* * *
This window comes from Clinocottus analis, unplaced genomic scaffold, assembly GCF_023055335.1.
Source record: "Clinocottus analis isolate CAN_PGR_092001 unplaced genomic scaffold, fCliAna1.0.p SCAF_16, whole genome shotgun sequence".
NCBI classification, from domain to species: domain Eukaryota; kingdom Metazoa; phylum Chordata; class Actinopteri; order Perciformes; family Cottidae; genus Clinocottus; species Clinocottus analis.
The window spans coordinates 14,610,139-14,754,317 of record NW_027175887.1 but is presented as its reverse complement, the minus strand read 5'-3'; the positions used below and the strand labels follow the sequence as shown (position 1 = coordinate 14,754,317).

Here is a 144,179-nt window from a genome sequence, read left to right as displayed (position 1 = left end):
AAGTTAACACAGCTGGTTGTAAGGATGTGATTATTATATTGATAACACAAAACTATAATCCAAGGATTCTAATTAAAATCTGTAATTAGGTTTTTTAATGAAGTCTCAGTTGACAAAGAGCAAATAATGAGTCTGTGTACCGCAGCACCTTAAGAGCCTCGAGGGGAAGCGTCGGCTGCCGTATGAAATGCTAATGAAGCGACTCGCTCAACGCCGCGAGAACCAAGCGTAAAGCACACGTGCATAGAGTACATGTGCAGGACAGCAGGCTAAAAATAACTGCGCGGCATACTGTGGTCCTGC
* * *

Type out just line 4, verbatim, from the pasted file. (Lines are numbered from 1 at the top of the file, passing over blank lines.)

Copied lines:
The window spans coordinates 14,610,139-14,754,317 of record NW_027175887.1 but is presented as its reverse complement, the minus strand read 5'-3'; the positions used below and the strand labels follow the sequence as shown (position 1 = coordinate 14,754,317).